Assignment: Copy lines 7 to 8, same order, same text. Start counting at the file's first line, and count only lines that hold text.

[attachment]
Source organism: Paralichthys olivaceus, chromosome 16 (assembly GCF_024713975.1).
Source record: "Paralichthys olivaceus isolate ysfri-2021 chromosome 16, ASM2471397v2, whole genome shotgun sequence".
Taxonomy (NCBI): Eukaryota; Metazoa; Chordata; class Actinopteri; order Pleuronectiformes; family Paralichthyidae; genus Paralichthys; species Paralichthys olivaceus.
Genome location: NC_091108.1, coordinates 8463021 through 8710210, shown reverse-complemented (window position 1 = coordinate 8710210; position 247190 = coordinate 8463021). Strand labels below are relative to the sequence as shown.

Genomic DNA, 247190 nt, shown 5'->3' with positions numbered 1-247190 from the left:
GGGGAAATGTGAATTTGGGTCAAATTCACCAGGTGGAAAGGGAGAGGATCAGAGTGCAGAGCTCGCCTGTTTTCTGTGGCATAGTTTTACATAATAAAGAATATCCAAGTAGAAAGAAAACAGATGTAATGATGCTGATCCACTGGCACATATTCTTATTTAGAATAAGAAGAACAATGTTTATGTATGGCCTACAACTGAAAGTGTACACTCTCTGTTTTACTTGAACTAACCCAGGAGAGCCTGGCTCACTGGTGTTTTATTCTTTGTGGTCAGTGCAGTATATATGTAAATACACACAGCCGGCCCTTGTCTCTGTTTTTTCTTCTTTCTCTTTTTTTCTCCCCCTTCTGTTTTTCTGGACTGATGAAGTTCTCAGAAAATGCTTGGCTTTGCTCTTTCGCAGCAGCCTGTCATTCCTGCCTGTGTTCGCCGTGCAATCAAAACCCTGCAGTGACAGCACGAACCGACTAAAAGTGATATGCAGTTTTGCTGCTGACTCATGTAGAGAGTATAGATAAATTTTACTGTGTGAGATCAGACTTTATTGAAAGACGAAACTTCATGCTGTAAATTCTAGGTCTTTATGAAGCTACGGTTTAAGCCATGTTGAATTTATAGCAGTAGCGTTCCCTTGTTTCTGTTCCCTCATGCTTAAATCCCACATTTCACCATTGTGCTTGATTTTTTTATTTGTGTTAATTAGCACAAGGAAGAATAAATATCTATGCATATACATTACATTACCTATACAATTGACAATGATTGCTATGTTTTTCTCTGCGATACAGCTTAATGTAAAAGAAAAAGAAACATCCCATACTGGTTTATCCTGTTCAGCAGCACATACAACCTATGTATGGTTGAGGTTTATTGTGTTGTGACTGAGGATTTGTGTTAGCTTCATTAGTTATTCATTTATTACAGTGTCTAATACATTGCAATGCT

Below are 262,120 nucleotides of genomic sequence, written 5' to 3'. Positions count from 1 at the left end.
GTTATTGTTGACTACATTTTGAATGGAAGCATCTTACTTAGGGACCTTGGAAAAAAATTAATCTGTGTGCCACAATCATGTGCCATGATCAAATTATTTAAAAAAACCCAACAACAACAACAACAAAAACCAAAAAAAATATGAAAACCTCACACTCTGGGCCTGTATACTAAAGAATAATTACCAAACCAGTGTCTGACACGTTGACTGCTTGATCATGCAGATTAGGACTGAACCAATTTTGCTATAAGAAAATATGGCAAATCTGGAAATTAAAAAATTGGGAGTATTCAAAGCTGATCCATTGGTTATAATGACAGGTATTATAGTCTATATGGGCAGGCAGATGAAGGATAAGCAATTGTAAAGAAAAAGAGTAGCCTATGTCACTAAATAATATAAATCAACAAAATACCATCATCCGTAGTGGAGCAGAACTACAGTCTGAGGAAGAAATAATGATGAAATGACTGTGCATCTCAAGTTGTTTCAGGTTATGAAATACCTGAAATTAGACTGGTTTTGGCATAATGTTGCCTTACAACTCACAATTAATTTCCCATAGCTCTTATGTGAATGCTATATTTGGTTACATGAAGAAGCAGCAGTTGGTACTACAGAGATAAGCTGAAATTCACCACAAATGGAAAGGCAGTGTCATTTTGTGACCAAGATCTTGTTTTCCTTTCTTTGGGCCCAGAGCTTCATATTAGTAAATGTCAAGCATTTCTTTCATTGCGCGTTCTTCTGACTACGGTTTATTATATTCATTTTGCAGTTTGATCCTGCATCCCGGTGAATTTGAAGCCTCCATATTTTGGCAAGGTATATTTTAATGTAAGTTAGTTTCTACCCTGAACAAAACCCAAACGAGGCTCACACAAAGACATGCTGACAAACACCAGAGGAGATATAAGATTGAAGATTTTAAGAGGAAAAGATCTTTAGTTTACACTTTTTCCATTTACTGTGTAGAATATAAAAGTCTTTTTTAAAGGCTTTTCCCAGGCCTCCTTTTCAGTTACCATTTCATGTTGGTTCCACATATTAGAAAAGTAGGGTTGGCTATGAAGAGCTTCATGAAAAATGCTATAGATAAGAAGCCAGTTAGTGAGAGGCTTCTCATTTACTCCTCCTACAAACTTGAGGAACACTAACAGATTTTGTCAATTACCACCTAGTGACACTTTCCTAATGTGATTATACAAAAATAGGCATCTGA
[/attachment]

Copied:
Below are 262,120 nucleotides of genomic sequence, written 5' to 3'. Positions count from 1 at the left end.
GTTATTGTTGACTACATTTTGAATGGAAGCATCTTACTTAGGGACCTTGGAAAAAAATTAATCTGTGTGCCACAATCATGTGCCATGATCAAATTATTTAAAAAAACCCAACAACAACAACAACAAAAACCAAAAAAAATATGAAAACCTCACACTCTGGGCCTGTATACTAAAGAATAATTACCAAACCAGTGTCTGACACGTTGACTGCTTGATCATGCAGATTAGGACTGAACCAATTTTGCTATAAGAAAATATGGCAAATCTGGAAATTAAAAAATTGGGAGTATTCAAAGCTGATCCATTGGTTATAATGACAGGTATTATAGTCTATATGGGCAGGCAGATGAAGGATAAGCAATTGTAAAGAAAAAGAGTAGCCTATGTCACTAAATAATATAAATCAACAAAATACCATCATCCGTAGTGGAGCAGAACTACAGTCTGAGGAAGAAATAATGATGAAATGACTGTGCATCTCAAGTTGTTTCAGGTTATGAAATACCTGAAATTAGACTGGTTTTGGCATAATGTTGCCTTACAACTCACAATTAATTTCCCATAGCTCTTATGTGAATGCTATATTTGGTTACATGAAGAAGCAGCAGTTGGTACTACAGAGATAAGCTGAAATTCACCACAAATGGAAAGGCAGTGTCATTTTGTGACCAAGATCTTGTTTTCCTTTCTTTGGGCCCAGAGCTTCATATTAGTAAATGTCAAGCATTTCTTTCATTGCGCGTTCTTCTGACTACGGTTTATTATATTCATTTTGCAGTTTGATCCTGCATCCCGGTGAATTTGAAGCCTCCATATTTTGGCAAGGTATATTTTAATGTAAGTTAGTTTCTACCCTGAACAAAACCCAAACGAGGCTCACACAAAGACATGCTGACAAACACCAGAGGAGATATAAGATTGAAGATTTTAAGAGGAAAAGATCTTTAGTTTACACTTTTTCCATTTACTGTGTAGAATATAAAAGTCTTTTTTAAAGGCTTTTCCCAGGCCTCCTTTTCAGTTACCATTTCATGTTGGTTCCACATATTAGAAAAGTAGGGTTGGCTATGAAGAGCTTCATGAAAAATGCTATAGATAAGAAGCCAGTTAGTGAGAGGCTTCTCATTTACTCCTCCTACAAACTTGAGGAACACTAACAGATTTTGTCAATTACCACCTAGTGACACTTTCCTAATGTGATTATACAAAAATAGGCATCTGA